When you have a problem and you need to complain, there are ways of expressing yourself politely as you look for a solution. Being too direct is considered rude and will often lead to the staff in the shop being less willing to help.
Imagine you have just bought a new mobile phone, but when you get home and open the box the screen is cracked. When you go back to the shop, which of the sentences below is best to say?
A. This is broken. Give me a new one or a refund.
B. I hope you can help. I have just bought this phone, and the screen seems to be cracked. Would you be able to replace it or provide a refund?
Hopefully you would have selected the second sentence (B). There are a number of reasons why this is a better sentence, as explained below.
Tip 1: Avoid giving commands
‘Give me a new one’, ‘Fix it now’, ‘Give me my money back’ – these are all commands which are less likely to end well. It is much better to phrase your request as an indirect question. In the examples above, the command ‘Give me’ in Sentence A has changed to ‘Would you be able to…?’ in Sentence B.
Tip 2: Start in a friendly way
When complaining in English, it is common to start your sentence with a friendly expression like ‘I hope you can help’. In fact, it is even common for English speaking people to apologise before they start to complain! ‘Sorry, but this phone seems to be broken’. Here are some other expressions that are commonly used when complaining:
- I’m sorry, but this doesn’t seem to be the correct change.
- Excuse me, but I don’t think you gave me the correct change.
- I’m afraid that there may have been a mistake with my change.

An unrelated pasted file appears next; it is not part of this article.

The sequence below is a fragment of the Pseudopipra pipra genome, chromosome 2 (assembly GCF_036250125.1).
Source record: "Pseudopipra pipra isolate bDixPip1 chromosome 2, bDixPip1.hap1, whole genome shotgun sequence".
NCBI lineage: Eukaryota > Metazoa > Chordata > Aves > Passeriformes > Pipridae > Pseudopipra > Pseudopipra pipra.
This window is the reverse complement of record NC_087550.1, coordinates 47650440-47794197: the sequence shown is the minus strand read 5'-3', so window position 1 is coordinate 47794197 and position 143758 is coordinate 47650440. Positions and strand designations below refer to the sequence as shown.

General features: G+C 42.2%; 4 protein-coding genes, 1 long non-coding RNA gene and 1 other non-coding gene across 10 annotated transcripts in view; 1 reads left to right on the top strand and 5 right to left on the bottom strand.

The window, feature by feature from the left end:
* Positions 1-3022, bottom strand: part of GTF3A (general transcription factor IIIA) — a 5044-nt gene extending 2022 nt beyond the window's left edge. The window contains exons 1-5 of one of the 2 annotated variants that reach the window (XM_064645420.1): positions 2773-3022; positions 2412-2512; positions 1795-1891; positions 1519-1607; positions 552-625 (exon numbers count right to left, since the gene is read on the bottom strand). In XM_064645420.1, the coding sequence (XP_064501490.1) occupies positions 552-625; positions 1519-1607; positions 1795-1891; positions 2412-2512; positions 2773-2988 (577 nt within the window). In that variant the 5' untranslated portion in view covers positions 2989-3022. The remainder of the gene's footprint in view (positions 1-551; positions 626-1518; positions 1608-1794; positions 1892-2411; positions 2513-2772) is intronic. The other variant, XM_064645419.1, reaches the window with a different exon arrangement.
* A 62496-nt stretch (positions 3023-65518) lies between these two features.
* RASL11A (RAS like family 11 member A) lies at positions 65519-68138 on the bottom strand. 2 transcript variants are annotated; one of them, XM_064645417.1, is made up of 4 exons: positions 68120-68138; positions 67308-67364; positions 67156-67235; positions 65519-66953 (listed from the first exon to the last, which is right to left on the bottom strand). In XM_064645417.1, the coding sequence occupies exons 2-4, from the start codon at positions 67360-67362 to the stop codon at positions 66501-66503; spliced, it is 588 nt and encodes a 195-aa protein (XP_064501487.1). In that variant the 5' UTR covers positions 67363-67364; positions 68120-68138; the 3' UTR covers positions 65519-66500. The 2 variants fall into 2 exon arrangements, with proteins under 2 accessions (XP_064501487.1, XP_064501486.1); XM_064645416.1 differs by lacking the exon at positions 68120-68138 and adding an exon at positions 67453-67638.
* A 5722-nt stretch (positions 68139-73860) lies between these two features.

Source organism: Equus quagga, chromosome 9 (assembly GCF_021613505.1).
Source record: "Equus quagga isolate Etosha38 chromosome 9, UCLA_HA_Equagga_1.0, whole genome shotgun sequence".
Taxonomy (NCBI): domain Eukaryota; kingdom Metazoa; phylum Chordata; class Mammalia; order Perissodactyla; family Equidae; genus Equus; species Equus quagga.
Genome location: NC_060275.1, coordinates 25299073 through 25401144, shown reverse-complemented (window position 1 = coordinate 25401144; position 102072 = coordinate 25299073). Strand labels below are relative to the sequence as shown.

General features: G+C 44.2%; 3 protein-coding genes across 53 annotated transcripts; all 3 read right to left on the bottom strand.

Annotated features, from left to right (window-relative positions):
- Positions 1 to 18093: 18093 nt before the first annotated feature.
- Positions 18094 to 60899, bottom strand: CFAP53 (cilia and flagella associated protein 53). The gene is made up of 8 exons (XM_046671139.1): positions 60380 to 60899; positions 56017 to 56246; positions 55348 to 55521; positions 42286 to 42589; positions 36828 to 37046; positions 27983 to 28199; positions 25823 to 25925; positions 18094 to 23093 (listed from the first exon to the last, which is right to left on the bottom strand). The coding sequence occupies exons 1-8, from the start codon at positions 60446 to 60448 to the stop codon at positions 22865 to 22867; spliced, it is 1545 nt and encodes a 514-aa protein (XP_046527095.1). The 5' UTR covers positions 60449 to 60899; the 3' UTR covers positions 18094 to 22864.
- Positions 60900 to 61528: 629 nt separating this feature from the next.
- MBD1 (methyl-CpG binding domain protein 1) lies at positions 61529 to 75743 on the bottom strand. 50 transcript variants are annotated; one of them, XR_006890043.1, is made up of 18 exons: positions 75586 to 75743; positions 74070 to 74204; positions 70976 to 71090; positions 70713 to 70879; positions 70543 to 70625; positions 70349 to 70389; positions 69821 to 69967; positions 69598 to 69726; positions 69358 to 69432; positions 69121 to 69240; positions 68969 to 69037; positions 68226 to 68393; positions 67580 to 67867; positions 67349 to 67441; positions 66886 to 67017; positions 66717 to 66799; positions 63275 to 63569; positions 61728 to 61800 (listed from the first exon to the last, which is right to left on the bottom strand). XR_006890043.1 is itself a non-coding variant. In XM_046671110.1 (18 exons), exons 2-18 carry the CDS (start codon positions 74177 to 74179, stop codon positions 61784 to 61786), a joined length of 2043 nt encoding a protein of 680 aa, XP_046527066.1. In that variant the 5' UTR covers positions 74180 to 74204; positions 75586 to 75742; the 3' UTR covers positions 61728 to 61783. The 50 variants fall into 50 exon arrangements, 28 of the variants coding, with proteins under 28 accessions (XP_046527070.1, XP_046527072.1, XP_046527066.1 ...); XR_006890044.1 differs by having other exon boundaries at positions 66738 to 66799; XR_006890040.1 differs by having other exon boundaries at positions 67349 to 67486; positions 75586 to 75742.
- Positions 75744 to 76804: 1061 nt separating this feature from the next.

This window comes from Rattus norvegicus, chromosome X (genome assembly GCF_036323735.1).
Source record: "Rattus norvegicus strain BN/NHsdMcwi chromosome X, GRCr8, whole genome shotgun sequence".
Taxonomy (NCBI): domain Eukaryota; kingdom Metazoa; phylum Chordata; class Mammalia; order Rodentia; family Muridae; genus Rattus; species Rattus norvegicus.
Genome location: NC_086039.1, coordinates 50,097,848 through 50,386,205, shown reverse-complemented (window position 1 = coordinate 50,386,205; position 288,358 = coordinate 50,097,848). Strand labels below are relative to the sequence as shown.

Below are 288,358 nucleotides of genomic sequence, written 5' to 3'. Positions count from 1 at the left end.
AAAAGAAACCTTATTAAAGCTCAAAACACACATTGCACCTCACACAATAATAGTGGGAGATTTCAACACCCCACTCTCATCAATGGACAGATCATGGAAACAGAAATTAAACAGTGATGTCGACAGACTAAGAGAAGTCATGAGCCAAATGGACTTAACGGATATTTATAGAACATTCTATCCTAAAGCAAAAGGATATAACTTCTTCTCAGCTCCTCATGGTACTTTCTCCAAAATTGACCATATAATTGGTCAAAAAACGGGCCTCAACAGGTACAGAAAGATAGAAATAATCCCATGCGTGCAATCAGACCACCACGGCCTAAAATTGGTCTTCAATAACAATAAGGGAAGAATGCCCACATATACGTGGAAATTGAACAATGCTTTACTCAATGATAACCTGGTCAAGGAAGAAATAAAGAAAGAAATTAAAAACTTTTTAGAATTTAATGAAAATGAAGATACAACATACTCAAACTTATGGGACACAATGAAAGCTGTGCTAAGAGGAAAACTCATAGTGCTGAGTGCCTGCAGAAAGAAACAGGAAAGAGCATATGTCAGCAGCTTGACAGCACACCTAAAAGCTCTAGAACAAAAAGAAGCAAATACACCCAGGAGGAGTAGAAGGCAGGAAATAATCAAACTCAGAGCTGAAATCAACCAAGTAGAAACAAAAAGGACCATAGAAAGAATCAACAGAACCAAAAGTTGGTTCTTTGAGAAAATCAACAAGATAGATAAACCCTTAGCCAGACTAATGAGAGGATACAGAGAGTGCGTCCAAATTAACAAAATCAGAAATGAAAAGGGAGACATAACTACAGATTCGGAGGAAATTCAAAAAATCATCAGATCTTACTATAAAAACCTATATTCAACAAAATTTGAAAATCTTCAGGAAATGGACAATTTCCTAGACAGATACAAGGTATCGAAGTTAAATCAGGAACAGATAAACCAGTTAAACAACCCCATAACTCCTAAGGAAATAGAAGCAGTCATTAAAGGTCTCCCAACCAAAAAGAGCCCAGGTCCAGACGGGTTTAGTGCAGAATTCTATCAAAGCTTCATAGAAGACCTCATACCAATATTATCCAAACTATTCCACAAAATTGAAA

- Sorry to bother you, but I don’t think you gave me the correct change.
Tip 3: Don’t be too dogmatic (too strong)
In our example sentences at the top of the page, the speaker is sentence A says ‘This is broken’, while the speaker in sentence B says ‘The screen seems to be cracked’. Clearly, the screen is either cracked or not – how can it be ‘seems to be cracked’? The reason is that when complaining in English, we tend to avoid being too dogmatic, softening the sentence with words like:
The screen seems to be cracked.
- The screen appears to be cracked.
- It looks as though the screen has cracked.
- I think the screen may have cracked.
So what happens if you have politely expressed your point of view and you still don’t get a suitable response? For example:
Customer: I hope you can help. I have just bought this phone, and the screen seems to be cracked. Would you be able to replace it or provide a refund?
Shop assistant: It’s your fault. It’s not my problem.
At this point, it’s important not to start aggressively arguing. You need to state your case calmly and clearly. For example:
Customer: Actually, I didn’t open the box until I got home, and it was in this condition before I even touched it. I understand that I have the right to request a replacement or a refund. If you are unable to help, I would like to talk to your your manager or supervisor.